Above: Top domains shared by 100 Substack influencers show heavy reliance on platforms and legacy media, as well as how COVID-19 misinformation leans heavily into authoritative sourcing. A fuller, HD version of the above is available here.
Platform for the De-Platformed
Substack has long desired to establish itself as an unmoderated forum of independent thought. Its status as a platform for the de-platformed is baked into its identity and serves as a key means to attract highly influential writers.
Bari Weiss and Andrew Sullivan, for instance, view themselves as having been pushed out of leftist-dominated intelligentsia—a view vaguely reminiscent of those de-platformed from sites like Twitter. Although such writers still dominate Substack, fringe actors also occupy a sizeable influence, which is being felt across broader social media. From 30 September 2021–31 March 2022, 17% of the 10,000 most engaged posts across mainstream social media (Reddit, Twitter, and Facebook) using the substack.com domain came from the 100 fringe influencers examined in this study, according to data from BuzzSumo.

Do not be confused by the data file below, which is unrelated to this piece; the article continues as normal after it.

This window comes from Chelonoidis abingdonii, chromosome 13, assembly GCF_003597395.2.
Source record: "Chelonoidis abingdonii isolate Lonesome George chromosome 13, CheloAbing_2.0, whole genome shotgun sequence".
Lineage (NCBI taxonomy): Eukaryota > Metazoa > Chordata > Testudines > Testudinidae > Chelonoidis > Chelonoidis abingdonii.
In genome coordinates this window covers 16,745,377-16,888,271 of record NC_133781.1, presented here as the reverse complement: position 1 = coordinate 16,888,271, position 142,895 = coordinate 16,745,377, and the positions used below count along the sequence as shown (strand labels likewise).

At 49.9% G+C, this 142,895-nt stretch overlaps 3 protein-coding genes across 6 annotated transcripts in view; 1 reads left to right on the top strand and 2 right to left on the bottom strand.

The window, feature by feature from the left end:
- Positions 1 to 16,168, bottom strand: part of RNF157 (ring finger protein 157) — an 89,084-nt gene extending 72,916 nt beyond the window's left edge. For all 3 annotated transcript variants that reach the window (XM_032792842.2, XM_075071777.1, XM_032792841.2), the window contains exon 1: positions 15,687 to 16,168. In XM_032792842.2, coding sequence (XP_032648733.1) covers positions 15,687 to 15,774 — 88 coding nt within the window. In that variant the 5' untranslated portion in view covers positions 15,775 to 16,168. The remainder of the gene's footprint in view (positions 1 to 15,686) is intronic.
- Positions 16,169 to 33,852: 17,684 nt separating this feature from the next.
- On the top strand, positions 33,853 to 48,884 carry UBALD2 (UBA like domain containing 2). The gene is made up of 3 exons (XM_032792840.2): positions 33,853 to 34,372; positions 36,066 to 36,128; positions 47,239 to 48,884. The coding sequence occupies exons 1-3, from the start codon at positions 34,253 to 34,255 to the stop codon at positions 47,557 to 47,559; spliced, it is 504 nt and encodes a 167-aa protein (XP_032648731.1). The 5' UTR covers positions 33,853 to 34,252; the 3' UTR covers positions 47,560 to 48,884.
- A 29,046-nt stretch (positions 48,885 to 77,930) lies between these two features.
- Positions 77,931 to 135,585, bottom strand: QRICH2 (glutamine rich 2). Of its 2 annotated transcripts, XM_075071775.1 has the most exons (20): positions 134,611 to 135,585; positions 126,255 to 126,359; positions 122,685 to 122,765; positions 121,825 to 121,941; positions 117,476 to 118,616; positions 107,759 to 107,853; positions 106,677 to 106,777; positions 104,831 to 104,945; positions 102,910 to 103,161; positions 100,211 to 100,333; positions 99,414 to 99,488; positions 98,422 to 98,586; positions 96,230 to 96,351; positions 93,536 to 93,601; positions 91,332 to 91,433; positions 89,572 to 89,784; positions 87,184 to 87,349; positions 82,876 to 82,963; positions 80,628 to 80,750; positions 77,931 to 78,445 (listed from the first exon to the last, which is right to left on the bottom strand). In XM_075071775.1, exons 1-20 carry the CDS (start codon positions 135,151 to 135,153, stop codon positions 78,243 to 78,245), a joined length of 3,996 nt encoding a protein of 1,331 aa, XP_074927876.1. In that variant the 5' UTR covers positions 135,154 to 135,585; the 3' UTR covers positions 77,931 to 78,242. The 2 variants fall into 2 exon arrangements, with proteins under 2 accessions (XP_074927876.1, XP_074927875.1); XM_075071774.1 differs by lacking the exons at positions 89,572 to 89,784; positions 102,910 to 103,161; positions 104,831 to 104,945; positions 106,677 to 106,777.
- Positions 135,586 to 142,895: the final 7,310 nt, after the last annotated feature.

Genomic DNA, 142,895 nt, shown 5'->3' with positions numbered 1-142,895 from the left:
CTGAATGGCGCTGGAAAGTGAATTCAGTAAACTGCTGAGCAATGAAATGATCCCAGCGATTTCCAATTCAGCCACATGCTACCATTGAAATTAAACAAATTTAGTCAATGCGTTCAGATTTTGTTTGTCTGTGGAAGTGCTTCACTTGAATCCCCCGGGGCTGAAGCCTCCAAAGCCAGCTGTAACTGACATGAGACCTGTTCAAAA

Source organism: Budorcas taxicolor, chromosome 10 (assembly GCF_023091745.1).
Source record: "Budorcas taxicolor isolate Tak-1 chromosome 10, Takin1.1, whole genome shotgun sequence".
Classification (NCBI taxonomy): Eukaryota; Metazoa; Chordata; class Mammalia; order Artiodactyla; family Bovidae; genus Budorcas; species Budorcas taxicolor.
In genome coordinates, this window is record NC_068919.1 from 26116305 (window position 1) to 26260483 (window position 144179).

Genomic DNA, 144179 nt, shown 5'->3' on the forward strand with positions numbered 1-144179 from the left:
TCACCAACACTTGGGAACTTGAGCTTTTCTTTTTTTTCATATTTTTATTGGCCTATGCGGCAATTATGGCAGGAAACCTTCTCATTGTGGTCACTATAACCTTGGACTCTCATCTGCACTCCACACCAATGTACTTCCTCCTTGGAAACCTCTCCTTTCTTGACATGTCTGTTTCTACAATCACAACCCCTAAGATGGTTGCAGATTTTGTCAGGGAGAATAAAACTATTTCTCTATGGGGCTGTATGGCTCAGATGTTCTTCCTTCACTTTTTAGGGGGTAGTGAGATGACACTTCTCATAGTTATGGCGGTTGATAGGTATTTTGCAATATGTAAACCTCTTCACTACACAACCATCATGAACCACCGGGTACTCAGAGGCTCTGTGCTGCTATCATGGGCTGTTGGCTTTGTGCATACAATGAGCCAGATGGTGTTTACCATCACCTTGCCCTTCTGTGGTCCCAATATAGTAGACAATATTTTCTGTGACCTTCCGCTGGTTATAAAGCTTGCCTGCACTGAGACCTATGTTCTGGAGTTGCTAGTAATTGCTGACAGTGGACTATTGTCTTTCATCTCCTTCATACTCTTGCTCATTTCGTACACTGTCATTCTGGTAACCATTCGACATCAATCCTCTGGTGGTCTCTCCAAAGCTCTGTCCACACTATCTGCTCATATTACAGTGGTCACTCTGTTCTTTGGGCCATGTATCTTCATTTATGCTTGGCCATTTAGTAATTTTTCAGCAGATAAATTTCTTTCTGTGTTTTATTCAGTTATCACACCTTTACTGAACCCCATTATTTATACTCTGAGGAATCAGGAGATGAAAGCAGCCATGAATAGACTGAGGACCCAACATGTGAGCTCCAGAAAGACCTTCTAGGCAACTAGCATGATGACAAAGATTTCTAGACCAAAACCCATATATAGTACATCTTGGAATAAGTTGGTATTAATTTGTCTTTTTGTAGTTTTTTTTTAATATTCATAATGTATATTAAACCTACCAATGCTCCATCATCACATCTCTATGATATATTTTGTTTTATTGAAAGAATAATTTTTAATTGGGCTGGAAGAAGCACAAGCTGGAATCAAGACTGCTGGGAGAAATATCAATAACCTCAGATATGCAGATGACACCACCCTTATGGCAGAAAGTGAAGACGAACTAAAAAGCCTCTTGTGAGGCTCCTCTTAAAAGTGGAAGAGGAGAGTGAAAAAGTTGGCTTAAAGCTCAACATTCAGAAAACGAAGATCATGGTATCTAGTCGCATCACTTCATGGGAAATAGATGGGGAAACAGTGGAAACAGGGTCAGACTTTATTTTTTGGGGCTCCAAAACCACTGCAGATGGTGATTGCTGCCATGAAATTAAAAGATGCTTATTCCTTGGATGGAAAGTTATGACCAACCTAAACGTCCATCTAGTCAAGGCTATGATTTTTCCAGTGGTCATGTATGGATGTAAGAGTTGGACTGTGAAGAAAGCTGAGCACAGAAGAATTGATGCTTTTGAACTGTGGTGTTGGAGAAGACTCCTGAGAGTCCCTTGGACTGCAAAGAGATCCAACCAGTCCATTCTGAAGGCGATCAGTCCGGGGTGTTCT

It must be noted that this group of Substack accounts is not representative of all fringe elements on the platform, and only covers accounts which were found to spread multiple conspiracy theories, false claims, or highly extremist material within a cursory scan of their content. Yet these include four influencers in Substack’s own top 25 politics newsletters—COVID science skeptics Alex Berenson, Dr. Joseph Mercola, and Steve Kirsch—who have each spread a significant volume of COVID-19 misinformation, as well as Glenn Greenwald, who is promoting numerous false and unsubstantiated Ukraine biolabs conspiracy theories.
Substack in the Alt-Tech Ecosystem